The street inside the Tibetan settlement at New Delhi’s Majnu ka Tila wound around a cluster of small businesses. Striped Tibetan chubas and western skirts hung above the awnings of some shops. Ball. Food stalls with red plastic seats served steaming bowls of thukpa and po cha.
Walking briskly around the area, Guptaji headed to where he knew his contact was waiting. A middle-aged man of middling height, silver hair receding at the brow, clad in pants and a blue shirt, Guptaji carried a brown, scuffed duffel bag.
He found a plastic chair. A bowl of po cha appeared, followed by a man carrying a parcel wrapped in an old Hindustan Times newspaper. Guptaji opened his duffel bag and his companion briefly glanced into it. He, in turn, opened his parcel for Guptaji to inspect.
“Gaadi mein,” Guptaji instructed “In the car.”
Outside, an old Gypsy was waiting. Five minutes later, Guptaji was joined by two other men, with a much larger bundle. As Gypsy rounded the bend, three jeeps blocked their way. Uniformed men jumped out of the police vehicles. The Tibetans jumped out but were soon overpowered. A police officer came around to the driver seat and whispered to Guptaji, ‘Sorry sir, we have to take you in too.” As the handcuffs clicked, Guptaji chuckled softly.
It was 1992 and the arrest of the two criminals was just about to blow the lid off a huge trading ring. The bundle retrieved from the jeep contained tiger bones and skin. In subsequent raids based upon the interrogation of the two men, more than 400 kilos of tiger and leopard bones and dozens of skins were seized from the Tibetan settlement. This was the single-largest seizure of big cat skins in India.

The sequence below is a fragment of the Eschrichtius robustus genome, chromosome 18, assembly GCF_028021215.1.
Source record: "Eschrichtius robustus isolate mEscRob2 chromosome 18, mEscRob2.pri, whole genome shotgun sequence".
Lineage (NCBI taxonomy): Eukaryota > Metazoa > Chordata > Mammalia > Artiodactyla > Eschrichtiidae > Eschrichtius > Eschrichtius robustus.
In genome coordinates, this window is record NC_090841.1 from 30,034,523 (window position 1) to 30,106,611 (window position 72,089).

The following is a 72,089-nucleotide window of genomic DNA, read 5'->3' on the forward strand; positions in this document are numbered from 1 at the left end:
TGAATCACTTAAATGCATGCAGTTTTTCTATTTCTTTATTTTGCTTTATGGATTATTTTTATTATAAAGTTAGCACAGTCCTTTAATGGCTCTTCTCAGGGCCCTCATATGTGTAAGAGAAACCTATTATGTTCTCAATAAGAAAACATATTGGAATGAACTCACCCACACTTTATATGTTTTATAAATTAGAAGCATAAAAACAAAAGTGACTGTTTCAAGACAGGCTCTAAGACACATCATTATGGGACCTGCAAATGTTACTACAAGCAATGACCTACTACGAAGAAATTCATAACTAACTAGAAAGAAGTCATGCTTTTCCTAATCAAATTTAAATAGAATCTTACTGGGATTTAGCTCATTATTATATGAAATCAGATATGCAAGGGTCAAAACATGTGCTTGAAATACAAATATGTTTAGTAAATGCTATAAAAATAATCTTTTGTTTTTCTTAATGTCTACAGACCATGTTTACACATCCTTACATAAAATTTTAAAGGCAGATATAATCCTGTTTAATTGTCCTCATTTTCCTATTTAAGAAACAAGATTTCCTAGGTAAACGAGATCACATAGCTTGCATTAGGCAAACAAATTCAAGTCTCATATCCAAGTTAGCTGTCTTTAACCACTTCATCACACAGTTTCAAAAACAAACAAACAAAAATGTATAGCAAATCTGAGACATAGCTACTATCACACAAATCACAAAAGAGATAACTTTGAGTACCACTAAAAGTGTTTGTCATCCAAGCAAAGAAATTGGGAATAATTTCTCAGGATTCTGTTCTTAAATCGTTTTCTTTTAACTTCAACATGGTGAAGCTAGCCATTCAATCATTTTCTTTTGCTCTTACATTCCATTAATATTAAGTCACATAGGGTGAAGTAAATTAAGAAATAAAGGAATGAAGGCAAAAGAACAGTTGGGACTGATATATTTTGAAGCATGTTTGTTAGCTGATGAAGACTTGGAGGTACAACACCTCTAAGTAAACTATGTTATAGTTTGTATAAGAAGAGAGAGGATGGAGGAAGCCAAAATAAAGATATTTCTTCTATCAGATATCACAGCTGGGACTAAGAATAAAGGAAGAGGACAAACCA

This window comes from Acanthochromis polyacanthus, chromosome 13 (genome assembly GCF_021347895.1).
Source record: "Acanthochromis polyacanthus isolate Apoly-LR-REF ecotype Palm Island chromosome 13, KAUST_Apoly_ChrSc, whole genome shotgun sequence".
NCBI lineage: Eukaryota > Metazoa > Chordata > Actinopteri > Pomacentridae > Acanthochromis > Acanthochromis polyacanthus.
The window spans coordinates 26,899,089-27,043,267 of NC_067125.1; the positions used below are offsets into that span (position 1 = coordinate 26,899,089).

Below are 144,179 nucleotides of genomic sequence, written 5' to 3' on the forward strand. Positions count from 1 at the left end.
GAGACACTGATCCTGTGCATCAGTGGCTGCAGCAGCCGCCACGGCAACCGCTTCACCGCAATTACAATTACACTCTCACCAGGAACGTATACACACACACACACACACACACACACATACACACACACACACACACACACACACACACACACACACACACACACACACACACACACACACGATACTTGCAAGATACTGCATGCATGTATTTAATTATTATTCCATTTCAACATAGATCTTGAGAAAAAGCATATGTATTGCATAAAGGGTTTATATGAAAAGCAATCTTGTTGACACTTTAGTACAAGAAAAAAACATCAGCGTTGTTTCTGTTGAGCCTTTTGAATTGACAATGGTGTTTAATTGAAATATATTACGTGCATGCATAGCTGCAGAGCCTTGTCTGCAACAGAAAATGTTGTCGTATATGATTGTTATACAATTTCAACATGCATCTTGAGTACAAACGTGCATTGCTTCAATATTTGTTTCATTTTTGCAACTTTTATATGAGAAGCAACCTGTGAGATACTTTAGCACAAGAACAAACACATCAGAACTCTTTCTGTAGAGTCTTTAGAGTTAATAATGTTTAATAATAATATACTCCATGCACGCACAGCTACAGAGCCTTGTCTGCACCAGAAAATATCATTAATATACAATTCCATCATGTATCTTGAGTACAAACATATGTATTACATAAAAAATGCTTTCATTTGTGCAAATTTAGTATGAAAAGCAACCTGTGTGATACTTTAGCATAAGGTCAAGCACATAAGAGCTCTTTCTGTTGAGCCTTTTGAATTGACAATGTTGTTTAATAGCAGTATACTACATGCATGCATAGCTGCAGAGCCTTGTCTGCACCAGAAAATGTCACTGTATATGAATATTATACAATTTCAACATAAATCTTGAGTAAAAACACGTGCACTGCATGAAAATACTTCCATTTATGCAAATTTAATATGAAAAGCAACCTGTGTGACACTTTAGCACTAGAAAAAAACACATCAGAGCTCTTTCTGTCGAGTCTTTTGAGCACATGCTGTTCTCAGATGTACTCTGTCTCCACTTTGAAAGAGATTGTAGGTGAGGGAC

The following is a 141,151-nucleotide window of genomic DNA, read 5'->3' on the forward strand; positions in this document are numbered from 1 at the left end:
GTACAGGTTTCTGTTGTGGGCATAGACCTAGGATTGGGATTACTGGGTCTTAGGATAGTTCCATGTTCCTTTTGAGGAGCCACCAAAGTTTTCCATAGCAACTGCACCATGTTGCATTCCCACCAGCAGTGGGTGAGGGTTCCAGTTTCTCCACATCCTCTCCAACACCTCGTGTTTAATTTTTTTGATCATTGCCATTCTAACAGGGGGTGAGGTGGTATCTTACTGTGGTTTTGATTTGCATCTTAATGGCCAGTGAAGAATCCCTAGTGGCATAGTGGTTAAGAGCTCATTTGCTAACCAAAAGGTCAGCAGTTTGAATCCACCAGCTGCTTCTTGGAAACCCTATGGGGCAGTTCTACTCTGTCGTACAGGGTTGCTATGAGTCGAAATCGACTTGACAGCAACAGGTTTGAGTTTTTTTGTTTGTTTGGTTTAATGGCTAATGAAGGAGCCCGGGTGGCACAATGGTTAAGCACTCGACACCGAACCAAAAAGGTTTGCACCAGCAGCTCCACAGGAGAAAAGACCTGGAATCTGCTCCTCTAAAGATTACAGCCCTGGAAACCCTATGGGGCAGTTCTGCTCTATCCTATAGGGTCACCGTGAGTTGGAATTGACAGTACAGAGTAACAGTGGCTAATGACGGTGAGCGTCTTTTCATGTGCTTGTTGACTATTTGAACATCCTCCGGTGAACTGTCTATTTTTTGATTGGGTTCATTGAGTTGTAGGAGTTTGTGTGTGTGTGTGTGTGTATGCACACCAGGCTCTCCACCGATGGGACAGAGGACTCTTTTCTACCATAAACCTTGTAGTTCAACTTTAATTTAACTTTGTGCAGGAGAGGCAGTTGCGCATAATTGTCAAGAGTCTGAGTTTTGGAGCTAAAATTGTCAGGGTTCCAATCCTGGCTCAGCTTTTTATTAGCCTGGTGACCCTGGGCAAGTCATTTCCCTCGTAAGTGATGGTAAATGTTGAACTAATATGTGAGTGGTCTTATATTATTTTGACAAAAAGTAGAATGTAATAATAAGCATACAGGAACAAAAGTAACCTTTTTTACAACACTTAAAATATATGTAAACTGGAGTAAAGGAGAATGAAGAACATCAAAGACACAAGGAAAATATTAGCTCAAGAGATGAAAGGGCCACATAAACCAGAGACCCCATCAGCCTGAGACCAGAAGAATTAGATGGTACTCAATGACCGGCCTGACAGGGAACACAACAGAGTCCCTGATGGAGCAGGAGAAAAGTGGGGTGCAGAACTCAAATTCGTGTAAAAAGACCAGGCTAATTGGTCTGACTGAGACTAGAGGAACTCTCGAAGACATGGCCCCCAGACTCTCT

The authorities had discovered a well-oiled smuggling machine that was converting the national animal into skin and bones to be smuggled into China using Tibetans as couriers. These parts were used as ingredients in traditional Chinese medicine. The kingpin was a trader based out of the winding alleys of Old Delhi named Sansar Chand. He a low-profile, middle aged man who ran the world’s largest illegal empire in tiger parts. The arrest of his main partner in crime was made possible by a man with an equally low profile: Guptaji, who was known to his family and in conservation circles as Ashok Kumar.
The scuffed brown duffel bag was in the corner of the room where he interviewed me in 1990 to help him set up the first Wildlife Crime Monitoring Unit at WWF-India. We wrote a proposal that converted the unit into TRAFFIC-India, the country’s first professional organisation to monitor wildlife crime and to help enforcement agencies nab wildlife traders and poachers.
For the next two and a half decades, Kumar and I worked to fight wildlife crimes and to conserve India’s fast depleting wildlife. At the United Nations, we fought the lobbies that tried to create trade access for ivory, rhino horn and tiger parts. India’s position, to be unequivocally against opening any form of trade in animal derivatives, has Ashok Kumar to thank for.
At home, Kumar was instrumental in the formation of the Wildlife Crime Control Bureau in 2007 through his work as member secretary of the Subramaniam Commission, which was established to find ways to tackle wildlife crime. TRAFFIC-India pioneered wildlife trade studies in India with reports on ivory, rhino horn, tiger, shahtoosh and agarwood being releasedevery year.